F: Fisher Brothers
Wrestling Heritage A-Z
London's East End is known for close knit family communities and one of those was the fighting Fishers who hailed from Poplar. Many Heritage readers will remember Arthur and Charlie, a couple of rumbustious light heavies who were still setting the rings afire in the first half of the 1960s. In the rings of south London the Fishers were very popular with fans and wrestled within the rules. Elsewhere they were not exactly villains but they were tough and rugged who more or less stayed inside the rules; hard men who gave no quarter and it wasn't unknown to find themselves admonished by the referee. The brothers had a boxing background before making money in the wrestling rings, and another thing they had in common was use of the name Sparks at the start of their careers.
Arthur was born in January, 1918, in Poplar, the son of a shipbuilder. When war broke out, in 1939, Arthur was working as a lorry driver, still a single man living at home. He was just starting out on his wrestling career in 1939 but any such plans were interrupted by the outbreak of war. At the outbreak of war Arthur was enlisted in the Army. It may well be that whilst serving Arthur was based in the north of England because we begin finding reports of him wrestling in Manchester, Newcastle and into Scotland in 1944, using the name Arthur Sparks at the time. Those reports from 1944 say the Arthur is a promising and skilful lightweight, whilst by the end of the decade he is matched with experienced men and firmly in the middleweight division. He joined a famous fighting family with big brother Charlie the British light heavyweight champion. By then most of Arthur's matches are in the south of England where he wrestled for most of his career. Never a top of the bill wrestler Arthur was a regular worker for a quarter of a century and fans have fond memories of his rugged, value for money style in both singles matches and as tag partner of brother Charlie.
Combat magazine of July 1948 said that Bert was one of the seven Fisher brothers, whilst The Wrestler magazine of May 1962 stated he had emigrated to Australia "several years ago." Other than that we can find no record of Bert Fisher's wrestling career.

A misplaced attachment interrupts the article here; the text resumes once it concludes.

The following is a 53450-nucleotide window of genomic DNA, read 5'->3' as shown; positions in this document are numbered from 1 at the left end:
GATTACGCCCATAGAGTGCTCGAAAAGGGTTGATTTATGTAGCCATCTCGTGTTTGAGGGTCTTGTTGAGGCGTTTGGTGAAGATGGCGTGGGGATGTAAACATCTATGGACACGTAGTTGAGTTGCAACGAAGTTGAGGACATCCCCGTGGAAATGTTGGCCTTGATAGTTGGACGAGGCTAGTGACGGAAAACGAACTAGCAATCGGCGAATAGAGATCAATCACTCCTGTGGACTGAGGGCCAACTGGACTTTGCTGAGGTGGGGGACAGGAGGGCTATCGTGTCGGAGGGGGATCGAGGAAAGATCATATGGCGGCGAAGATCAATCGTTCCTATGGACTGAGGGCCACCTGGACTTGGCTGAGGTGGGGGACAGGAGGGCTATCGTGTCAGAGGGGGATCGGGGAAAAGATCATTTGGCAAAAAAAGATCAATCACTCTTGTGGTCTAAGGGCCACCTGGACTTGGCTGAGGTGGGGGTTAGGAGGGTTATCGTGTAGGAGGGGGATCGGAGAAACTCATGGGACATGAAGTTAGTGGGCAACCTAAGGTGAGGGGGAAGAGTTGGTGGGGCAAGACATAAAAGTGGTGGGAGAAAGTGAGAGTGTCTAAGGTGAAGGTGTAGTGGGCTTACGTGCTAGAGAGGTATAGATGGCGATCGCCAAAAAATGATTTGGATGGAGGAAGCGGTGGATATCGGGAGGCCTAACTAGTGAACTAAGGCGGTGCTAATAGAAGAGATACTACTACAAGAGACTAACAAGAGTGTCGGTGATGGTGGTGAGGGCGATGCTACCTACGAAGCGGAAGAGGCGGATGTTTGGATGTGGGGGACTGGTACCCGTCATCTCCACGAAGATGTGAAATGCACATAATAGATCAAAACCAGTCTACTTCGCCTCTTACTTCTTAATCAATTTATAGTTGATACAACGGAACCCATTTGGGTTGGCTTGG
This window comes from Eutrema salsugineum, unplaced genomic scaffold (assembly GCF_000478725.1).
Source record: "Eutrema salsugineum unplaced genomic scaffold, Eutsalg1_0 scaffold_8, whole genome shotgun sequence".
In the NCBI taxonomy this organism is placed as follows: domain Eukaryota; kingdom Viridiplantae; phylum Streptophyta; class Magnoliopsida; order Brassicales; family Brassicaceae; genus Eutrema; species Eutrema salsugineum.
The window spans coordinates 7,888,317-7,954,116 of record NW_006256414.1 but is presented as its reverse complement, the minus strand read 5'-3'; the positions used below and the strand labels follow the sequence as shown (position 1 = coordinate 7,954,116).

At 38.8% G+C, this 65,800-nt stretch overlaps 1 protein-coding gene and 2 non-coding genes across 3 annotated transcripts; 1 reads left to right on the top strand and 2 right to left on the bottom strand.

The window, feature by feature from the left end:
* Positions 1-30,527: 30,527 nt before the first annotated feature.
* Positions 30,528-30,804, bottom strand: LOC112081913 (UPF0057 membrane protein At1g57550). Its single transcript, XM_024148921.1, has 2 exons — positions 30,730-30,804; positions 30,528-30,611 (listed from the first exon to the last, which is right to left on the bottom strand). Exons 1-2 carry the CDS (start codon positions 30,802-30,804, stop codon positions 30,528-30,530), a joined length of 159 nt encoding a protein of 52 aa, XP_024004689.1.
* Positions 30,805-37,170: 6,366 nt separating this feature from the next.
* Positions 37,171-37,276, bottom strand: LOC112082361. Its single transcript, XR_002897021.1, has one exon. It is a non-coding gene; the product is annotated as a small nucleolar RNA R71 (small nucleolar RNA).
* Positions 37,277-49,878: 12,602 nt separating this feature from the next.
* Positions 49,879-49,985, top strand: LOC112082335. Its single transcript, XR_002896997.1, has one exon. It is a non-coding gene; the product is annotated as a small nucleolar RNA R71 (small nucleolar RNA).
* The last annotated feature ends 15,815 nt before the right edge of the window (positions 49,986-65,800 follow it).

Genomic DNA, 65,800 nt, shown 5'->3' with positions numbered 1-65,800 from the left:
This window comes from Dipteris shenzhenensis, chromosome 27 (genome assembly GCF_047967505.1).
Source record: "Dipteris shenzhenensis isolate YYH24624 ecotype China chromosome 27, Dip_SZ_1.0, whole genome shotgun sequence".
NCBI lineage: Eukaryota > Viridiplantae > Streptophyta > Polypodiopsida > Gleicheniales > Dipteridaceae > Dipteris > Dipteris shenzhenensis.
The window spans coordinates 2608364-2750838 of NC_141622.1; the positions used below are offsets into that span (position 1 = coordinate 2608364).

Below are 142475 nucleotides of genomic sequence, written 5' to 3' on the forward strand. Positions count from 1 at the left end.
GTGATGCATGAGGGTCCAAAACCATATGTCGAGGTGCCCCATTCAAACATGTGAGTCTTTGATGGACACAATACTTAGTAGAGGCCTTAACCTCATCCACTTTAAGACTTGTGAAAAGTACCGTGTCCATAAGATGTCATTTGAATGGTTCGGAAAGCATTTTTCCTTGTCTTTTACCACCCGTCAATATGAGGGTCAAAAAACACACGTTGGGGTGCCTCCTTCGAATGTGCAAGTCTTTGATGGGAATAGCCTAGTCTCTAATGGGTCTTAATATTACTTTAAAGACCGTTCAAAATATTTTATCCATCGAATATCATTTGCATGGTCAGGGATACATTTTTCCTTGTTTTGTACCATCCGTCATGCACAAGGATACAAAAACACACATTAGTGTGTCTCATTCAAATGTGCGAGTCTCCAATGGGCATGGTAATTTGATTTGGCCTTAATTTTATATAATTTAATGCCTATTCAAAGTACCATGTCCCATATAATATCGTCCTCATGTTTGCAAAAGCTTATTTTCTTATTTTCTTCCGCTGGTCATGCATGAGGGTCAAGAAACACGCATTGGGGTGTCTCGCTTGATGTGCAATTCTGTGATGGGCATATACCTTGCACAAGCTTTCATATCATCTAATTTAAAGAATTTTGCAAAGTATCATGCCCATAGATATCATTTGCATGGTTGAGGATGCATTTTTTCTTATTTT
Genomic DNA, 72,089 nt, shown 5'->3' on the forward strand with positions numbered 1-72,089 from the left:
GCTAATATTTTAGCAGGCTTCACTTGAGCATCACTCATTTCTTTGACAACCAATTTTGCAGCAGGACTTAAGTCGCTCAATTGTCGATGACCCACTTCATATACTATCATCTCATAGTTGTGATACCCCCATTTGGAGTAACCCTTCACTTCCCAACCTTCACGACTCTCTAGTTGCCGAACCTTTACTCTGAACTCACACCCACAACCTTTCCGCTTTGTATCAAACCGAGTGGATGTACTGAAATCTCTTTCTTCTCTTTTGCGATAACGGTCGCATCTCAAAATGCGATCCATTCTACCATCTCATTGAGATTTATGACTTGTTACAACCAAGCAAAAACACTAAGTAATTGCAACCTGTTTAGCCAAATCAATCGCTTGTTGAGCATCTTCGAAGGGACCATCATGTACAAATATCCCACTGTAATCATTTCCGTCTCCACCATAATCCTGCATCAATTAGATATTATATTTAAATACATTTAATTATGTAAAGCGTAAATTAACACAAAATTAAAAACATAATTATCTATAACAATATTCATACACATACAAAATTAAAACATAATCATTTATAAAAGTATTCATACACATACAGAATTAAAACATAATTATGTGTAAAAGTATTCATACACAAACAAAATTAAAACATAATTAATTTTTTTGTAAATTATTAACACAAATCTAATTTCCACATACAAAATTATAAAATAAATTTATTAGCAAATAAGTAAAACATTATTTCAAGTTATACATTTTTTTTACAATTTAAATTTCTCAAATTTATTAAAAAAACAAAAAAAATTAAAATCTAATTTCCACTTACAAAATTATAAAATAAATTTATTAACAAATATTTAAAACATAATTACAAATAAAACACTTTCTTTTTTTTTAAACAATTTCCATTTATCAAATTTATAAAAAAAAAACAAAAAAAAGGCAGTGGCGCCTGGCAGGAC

Probably the most prominent of the Fisher family, four years older than Arthur. Charlie Fisher was born in 1914 and was wrestling in the All-In rings of Britain by the time he had reached his early twenties. One of the seven family Fisher brothers who started their sporting careers in a ring of a different kind, the boxing ring, and then turned to wrestling as the All In style became popular in the early 1930s.
Like the rest of the family Charlie was born in Poplar, but spent much of his life in Eltham, and was seen very much as a South London boy. A tough and rugged heavyweight, he usually just about stayed inside the rules. A report of a match in 1936 against Saxon Elliott tells us that after Charlie was disqualified he attacked the two seconds.
Following the Second World War Charlie was billed as British light heavyweight champion for a time. Charlie was one of the Fisher family who did enjoy travelling. In Britain he worked mainly in the south of England but he did travel overseas and worked on the Continent. After retiring from the ring in 1968 Charlie became a popular refreee and Master of Ceremonies for Dale Martin promotions, and could often be seen officiating on televsion.
Another of the seven Fisher boys, Eddie was wrestling by the mid 1930s and very active in the second half of the decade. We have been told he was forced out of wrestling due to injuries sustained during the Second World War.
Len was the eldest of the Fisher brothers boxed under the name Len Sparks before becoming a professional wrestler. Middleweight Len was wrestling by 1933 but seems to have done little following the war. He was serving as a referee by 1948 and was third man at Leyton Baths in the early 1960s. Another of the Fisher brothers about whom we would like to learn more.
Norman Fisher was born in Poplar, London, on 24th August, 1922. Just 17 years old at the outbreak of war he was working in a wireless shop and living at home with his parents and older brother, Arthur. We can find no record of Norman's wrestling career.
Yes, another of the fighting Fishers, Stan was forced into early retirement and went on to become a pub landlord in Essex.
Page reviewed 28/05/2019